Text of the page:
Aung San Suu Kyi, Burma’s pro-democracy icon and symbol of the Myanmar’s long resistance against the military junta, is now a fashion trend-setter, though probably a reluctant one.
The most popular and influential Burmese, also known as “the Lady,” is the most photographed person in the country. At every public appearance, she charms the crowds with her poise, grace and her traditional, colorful anyi (blouse) and longyi (sarong or skirt), says the Irrawaddy.
When Suu Kyi fever first took root in the 1990s, the online magazine (that’s based in Thailand) explains, Burmese ladies showed support for their heroine by ordering similar styles at their local tailors. An “Aung San Suu Kyi-style front-fastening tunic” and a “Daw Suu-inspired neckline” were typical requests.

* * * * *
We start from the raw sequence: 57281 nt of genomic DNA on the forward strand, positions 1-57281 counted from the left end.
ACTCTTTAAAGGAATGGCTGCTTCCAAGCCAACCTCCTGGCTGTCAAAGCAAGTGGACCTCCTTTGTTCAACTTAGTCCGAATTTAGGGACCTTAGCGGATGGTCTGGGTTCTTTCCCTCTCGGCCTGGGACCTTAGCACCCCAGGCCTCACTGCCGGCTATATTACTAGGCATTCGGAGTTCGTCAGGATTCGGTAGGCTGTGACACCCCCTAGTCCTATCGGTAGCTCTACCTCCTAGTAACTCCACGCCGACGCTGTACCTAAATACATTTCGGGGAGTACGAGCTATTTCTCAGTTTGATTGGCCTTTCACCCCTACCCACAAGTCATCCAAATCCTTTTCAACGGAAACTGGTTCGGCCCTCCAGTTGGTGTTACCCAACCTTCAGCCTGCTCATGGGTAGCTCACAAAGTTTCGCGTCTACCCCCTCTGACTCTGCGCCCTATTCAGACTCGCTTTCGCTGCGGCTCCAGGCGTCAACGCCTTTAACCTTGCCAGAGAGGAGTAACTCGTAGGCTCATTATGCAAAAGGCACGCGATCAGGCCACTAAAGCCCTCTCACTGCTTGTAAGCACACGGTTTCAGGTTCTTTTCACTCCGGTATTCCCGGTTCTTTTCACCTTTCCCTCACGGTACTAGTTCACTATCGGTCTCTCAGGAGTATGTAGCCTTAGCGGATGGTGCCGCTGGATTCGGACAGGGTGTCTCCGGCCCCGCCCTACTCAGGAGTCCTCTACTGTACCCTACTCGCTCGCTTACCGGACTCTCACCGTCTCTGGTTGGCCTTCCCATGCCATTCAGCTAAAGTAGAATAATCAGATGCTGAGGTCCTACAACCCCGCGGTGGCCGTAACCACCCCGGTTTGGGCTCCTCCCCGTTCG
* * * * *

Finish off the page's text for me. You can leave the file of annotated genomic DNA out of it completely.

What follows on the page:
Today, copying her fashion style is no longer just a political statement. It is the fashion rave even among the younger generation, reversing a shift toward Western-style clothes.
“Before, there was not much demand for pin ni (tunics),” a store owner at Bogyoke Aung San market told the Irrawaddy. “But now, girls are wearing the peach tunics while the boys have started wearing peach-colored tunic jackets (pin ni taik pon).”
Rangoon tailors told the magazine that many clients come into their shops bearing pictures of Suu Kyi cut out of magazines, asking for made-to-measure designs. “In fact, we collect all the pictures of Daw Suu, because some customers simply refer to the venue she was at when they request an outfit,” said a tailor from Sanchaung Township.
The public will certainly be watching to see what the Nobel laureate will be wearing when she and 42 other opposition leaders take their oath as parliamentarians in the next few days.